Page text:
Who Invented the Bus (Invention Timeline Explained)

It is safe to say that a person experienced riding on a bus at least once. Buses are everywhere as they are the most convenient means of transportation, which can carry more passengers over land for miles. It has been about 360 years after the invention of the first public bus by French inventor Blaise Pascal. And through the years, millions have witnessed how horse-drawn buses evolved into the motorized buses we know today. 

Have you ever thought about what it would be like if the world did not have buses? The history of the bus’s development is quite fascinating, so read on to learn its beginning, evolution, and the people and companies that contributed to its success.

Who invented the bus?

French inventor, mathematician, and physicist, more known for this theory of probabilities, an early form of calculator, and more, invented a system for horse-drawn carriages, which became the first public bus line. The idea was ahead of its time, with its fixed stops, and scheduled bus arrival.

The bus’s key contributors (and evolution)

  • Blaise Pascal
    The very first public bus

    The French mathematician, inventor, physicist, writer, and philosopher developed a horse-drawn public bus design. He launched the first bus line in 1662. It was an excellent idea, as his system incorporated fixed bus stops and scheduled bus arrival. But it failed after a decade because the bus line only catered to the rich.

  • Walter Hancock
    Steam-powered buses

    He was an English inventor who pioneered the steam-powered buses in England in the 1830s. Another associate and inventor, Sir Goldsworthy Gurney likewise offered similar services, which were more reliable than horse-drawn omnibuses. But the steam buses did not last long because of the risks of the overhead steam boiler.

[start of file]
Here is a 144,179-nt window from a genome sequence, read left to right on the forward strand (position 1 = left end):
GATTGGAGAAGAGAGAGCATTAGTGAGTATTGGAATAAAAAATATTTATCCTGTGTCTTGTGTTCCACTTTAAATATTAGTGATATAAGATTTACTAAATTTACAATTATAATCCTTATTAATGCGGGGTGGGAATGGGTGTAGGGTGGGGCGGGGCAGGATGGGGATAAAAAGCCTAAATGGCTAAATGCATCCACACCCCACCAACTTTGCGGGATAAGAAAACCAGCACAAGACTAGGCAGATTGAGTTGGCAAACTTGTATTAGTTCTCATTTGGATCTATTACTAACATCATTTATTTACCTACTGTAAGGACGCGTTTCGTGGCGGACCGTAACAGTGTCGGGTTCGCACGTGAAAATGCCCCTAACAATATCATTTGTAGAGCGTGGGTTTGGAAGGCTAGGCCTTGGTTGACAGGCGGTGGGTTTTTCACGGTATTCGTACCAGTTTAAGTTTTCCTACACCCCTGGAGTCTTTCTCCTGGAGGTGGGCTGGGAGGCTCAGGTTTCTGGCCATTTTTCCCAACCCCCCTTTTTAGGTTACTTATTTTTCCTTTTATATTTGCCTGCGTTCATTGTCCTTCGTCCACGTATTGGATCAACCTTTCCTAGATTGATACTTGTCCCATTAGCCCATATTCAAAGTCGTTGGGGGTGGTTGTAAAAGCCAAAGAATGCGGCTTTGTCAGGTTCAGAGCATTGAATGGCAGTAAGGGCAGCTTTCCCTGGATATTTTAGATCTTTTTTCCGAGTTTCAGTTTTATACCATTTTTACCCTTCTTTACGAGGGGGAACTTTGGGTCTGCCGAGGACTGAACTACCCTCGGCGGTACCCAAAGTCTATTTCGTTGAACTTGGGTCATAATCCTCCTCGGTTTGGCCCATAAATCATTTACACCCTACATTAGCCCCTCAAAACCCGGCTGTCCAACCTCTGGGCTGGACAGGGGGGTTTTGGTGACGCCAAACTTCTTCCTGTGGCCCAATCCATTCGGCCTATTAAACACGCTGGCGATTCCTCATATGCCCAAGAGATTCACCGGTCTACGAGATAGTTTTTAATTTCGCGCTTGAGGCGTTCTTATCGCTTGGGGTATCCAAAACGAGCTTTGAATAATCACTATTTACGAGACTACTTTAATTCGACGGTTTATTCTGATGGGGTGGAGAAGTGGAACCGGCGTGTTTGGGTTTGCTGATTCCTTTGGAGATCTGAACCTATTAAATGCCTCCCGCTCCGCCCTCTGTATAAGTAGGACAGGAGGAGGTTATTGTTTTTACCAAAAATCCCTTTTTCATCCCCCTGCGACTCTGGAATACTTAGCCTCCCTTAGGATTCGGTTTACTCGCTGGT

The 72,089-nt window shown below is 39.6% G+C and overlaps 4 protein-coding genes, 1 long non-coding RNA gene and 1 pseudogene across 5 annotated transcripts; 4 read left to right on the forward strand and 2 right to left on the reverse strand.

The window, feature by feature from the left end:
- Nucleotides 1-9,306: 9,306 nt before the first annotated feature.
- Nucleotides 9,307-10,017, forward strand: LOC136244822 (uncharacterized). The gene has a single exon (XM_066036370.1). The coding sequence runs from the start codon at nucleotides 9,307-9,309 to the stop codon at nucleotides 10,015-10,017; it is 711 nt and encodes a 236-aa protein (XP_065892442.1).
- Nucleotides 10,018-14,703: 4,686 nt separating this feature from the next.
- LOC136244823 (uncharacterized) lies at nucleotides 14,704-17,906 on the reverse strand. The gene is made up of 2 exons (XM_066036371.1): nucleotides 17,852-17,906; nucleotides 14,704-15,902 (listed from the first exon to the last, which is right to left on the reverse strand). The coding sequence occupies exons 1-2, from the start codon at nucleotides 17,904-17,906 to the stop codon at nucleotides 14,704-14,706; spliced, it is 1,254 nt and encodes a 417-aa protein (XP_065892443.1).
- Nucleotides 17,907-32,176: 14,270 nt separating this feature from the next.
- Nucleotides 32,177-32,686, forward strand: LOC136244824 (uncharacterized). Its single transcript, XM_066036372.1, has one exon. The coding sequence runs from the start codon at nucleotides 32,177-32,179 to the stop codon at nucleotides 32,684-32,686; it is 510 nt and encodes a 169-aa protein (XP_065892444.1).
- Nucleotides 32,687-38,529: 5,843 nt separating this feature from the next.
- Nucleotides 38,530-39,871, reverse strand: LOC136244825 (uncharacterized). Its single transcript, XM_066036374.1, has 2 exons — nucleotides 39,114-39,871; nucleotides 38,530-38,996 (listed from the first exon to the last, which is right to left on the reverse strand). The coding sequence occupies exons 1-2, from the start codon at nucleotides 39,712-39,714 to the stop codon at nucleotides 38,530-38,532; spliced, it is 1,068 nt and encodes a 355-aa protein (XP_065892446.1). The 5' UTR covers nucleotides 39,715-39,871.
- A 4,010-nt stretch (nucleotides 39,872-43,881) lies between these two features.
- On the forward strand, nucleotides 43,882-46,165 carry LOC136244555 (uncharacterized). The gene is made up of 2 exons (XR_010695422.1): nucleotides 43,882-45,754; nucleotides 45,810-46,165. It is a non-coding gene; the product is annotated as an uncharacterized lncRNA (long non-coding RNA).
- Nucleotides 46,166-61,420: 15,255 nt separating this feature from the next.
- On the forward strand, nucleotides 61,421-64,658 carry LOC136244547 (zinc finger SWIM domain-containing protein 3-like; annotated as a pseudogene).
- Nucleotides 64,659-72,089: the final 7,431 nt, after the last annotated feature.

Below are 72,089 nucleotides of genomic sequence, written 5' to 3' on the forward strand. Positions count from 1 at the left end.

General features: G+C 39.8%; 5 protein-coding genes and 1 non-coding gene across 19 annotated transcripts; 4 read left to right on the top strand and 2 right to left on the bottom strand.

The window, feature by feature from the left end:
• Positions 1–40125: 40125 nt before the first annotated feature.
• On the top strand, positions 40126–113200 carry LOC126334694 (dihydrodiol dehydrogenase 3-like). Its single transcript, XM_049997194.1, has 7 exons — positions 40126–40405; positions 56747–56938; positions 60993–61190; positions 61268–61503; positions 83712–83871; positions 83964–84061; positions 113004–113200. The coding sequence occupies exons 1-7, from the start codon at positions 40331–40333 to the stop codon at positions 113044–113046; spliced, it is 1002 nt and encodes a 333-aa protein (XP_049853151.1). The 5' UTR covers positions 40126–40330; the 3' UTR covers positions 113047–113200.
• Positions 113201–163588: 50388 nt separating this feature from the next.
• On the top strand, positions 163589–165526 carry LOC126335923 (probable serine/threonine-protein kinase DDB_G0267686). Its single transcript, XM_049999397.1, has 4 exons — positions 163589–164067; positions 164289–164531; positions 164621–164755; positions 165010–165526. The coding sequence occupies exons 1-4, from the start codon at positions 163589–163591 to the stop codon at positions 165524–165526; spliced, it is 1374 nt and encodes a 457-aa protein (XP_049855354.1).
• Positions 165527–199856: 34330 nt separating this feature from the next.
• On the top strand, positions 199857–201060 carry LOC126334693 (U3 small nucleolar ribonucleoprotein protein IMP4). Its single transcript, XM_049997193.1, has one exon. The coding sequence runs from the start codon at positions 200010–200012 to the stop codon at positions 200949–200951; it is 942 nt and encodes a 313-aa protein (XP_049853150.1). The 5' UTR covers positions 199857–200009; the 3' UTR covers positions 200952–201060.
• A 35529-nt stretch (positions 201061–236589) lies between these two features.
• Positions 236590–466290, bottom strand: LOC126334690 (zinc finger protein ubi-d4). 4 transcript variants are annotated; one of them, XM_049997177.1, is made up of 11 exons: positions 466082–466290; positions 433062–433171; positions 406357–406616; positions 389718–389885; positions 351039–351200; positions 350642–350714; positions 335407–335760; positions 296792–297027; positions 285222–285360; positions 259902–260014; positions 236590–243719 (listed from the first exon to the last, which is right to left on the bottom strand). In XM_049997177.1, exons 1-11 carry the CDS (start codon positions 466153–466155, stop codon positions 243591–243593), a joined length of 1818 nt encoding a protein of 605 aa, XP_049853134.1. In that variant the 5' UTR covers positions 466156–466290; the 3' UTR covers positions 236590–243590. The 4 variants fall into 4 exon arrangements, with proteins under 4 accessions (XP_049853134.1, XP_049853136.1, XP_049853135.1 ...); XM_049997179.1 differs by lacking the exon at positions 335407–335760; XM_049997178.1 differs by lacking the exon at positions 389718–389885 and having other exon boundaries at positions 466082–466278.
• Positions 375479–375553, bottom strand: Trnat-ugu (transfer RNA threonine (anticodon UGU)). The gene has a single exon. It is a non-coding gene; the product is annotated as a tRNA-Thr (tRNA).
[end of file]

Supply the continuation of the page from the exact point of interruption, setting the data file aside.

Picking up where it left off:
• Siemens Brothers

    Sir Carl Wilhelm Siemens in England and Ernst Werner Siemens in Germany were brothers who collaborated to develop the trolleybuses. They named their prototype the Electomote. Inventors in the U.S. also ran similar experiments. But the brothers presented the idea, which other inventors, such as Louis Lombard-Gérin and Max Schiemann, further developed.

  • Karl Friedrich Benz
    First motorized bus

    In 1895, Karl Benz, a German mechanical engineer, developed the world’s first motorized bus. The sales of the automobiles Benz made were slow, so he used the technology to establish the motorized bus, the first of which they delivered to Siegerland’s bus company, Netphener Omnibus-Gesellschaft mbH, which started its service in March 1895.

  • Daimler Motors Corporation
    Double-decker bus

    The German company produced the earliest motor buses and sold a double-decker in 1989 to London’s Motor Traction Company. It carried 20 passengers in its lower enclosed area and the open-air platform. It became a success, and other companies in London, Speyer, and Stockholm bought double-decker buses.